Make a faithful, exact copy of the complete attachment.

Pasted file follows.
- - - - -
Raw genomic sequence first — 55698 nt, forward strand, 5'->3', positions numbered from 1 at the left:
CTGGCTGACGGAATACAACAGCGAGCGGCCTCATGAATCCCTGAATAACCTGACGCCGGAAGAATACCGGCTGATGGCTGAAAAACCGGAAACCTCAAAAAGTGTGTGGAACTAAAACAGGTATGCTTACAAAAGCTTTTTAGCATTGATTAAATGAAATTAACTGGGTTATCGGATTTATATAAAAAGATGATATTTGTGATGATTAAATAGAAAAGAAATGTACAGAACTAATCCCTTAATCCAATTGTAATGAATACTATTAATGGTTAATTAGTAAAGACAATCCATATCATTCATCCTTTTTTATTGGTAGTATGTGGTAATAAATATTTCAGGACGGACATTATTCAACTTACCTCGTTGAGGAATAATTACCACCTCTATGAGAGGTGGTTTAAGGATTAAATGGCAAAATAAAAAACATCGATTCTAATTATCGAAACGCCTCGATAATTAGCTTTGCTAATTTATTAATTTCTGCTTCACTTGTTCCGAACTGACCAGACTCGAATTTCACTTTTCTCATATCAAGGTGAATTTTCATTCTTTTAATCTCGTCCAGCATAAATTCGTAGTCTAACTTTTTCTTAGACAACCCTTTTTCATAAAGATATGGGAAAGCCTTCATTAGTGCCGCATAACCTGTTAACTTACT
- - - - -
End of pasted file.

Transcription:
Raw genomic sequence first — 55698 nt, forward strand, 5'->3', positions numbered from 1 at the left:
CTGGCTGACGGAATACAACAGCGAGCGGCCTCATGAATCCCTGAATAACCTGACGCCGGAAGAATACCGGCTGATGGCTGAAAAACCGGAAACCTCAAAAAGTGTGTGGAACTAAAACAGGTATGCTTACAAAAGCTTTTTAGCATTGATTAAATGAAATTAACTGGGTTATCGGATTTATATAAAAAGATGATATTTGTGATGATTAAATAGAAAAGAAATGTACAGAACTAATCCCTTAATCCAATTGTAATGAATACTATTAATGGTTAATTAGTAAAGACAATCCATATCATTCATCCTTTTTTATTGGTAGTATGTGGTAATAAATATTTCAGGACGGACATTATTCAACTTACCTCGTTGAGGAATAATTACCACCTCTATGAGAGGTGGTTTAAGGATTAAATGGCAAAATAAAAAACATCGATTCTAATTATCGAAACGCCTCGATAATTAGCTTTGCTAATTTATTAATTTCTGCTTCACTTGTTCCGAACTGACCAGACTCGAATTTCACTTTTCTCATATCAAGGTGAATTTTCATTCTTTTAATCTCGTCCAGCATAAATTCGTAGTCTAACTTTTTCTTAGACAACCCTTTTTCATAAAGATATGGGAAAGCCTTCATTAGTGCCGCATAACCTGTTAACTTACT